A disappointingly unoriginal second Fringe outing from absurdist Remote Control
This article is from 2015.
Remote Control’s last offering at the Fringe, La Donna è Mobile, was definitely a marmite piece. But even though that haphazard take on femininity and madness divided audiences, there was no denying its originality. It’s a shame then that in their second work, rather than building on the strength of their imaginations and harnessing that with a bit of direction, the group has chosen to go the opposite route.
Project HaHa starts off promisingly. A woman dressed in yellow, blissfully content, starts a sequence of whispers around the audience. ‘You’re in the best seat,’ she tells each of us. It’s an invitation to smugness, an indicator that what’s to come might be a spiky dissection of the dark side of happiness. Instead we get her swirling about the set murmuring ‘cool’, while another woman slides on the floor – handily dressed in black in case we were in any doubt as to what she might represent. Eventually the pair pop coloured pills and zone out, dead-eyed.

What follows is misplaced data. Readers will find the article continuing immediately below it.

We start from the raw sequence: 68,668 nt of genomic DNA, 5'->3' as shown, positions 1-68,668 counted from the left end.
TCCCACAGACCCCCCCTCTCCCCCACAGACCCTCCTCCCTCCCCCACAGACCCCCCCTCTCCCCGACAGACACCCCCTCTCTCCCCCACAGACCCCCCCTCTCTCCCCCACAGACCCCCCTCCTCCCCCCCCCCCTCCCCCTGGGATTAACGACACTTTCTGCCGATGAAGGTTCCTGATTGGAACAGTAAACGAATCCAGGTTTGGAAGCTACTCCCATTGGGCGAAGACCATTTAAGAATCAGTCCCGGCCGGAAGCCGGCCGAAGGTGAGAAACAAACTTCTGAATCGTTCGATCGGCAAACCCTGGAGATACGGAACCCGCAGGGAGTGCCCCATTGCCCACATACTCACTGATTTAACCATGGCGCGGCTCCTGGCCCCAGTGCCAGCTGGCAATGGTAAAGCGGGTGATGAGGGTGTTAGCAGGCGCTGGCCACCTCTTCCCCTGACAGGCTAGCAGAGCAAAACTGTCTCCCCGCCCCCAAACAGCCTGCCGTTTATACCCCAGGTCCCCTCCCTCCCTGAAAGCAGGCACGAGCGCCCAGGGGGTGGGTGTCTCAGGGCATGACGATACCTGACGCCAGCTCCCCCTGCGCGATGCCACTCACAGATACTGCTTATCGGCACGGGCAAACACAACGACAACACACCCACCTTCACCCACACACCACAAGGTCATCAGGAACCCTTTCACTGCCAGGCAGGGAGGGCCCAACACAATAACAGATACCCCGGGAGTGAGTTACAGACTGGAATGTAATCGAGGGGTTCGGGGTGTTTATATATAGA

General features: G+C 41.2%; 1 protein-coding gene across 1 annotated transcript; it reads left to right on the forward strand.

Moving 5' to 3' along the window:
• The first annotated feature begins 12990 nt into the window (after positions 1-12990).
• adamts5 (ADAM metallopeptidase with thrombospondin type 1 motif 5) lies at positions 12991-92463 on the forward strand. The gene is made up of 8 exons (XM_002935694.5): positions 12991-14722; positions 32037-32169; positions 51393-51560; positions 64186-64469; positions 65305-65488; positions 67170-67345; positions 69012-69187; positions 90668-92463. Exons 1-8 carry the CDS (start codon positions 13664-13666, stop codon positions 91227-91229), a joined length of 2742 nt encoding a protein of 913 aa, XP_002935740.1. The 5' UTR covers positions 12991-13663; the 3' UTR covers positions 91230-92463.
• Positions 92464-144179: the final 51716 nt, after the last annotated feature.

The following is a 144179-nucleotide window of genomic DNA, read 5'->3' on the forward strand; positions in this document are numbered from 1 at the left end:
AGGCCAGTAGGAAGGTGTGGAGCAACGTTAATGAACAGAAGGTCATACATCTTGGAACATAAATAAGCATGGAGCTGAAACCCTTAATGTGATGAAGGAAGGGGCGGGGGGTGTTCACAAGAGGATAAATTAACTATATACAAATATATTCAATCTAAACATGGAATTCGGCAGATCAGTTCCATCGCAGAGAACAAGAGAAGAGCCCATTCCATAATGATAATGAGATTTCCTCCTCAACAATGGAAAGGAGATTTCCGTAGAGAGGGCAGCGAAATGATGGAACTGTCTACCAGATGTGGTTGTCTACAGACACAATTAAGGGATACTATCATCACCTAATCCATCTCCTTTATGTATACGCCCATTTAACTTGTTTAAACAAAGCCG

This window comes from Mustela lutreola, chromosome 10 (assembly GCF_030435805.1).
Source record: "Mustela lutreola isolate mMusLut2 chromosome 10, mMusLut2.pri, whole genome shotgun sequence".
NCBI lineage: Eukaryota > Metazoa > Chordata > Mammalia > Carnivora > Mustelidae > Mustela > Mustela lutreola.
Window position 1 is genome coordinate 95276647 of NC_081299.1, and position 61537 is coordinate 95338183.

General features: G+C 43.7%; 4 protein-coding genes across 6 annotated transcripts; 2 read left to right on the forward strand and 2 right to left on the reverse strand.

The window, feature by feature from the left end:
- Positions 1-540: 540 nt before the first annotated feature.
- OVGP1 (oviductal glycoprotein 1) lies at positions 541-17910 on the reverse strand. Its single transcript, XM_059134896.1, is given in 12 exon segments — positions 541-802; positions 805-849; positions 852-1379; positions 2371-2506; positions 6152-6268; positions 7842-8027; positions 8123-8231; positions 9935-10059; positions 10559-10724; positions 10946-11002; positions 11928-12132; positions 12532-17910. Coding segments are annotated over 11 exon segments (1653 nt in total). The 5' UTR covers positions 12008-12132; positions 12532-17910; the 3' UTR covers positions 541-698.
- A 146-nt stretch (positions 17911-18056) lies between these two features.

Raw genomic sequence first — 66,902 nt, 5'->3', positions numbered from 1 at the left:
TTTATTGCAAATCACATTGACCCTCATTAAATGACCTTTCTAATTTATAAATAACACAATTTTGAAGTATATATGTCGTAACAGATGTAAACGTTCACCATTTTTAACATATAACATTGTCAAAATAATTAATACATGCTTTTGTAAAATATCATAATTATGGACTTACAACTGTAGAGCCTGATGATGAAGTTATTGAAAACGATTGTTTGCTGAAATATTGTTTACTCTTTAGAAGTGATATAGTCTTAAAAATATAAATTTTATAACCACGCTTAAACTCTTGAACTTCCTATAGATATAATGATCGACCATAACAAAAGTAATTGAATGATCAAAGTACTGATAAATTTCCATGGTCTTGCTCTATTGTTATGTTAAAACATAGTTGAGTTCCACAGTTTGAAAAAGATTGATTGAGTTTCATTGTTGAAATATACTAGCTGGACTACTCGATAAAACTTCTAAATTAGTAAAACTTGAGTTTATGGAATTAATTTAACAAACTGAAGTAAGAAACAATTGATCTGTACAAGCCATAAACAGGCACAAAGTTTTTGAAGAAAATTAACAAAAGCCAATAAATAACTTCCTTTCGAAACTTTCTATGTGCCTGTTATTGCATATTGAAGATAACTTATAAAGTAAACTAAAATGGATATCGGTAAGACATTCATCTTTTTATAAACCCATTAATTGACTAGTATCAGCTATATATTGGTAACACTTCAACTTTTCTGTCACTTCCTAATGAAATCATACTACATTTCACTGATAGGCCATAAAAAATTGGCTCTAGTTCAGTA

Everything feels slow and meandering, and short on material. The final ten minutes have more visual intrigue, but not enough to rescue the piece from its determination to be weird whatever the cost.
Summerhall, 560 1581, until 30 Aug (not 17, 24), 7.50pm, £10 (£8).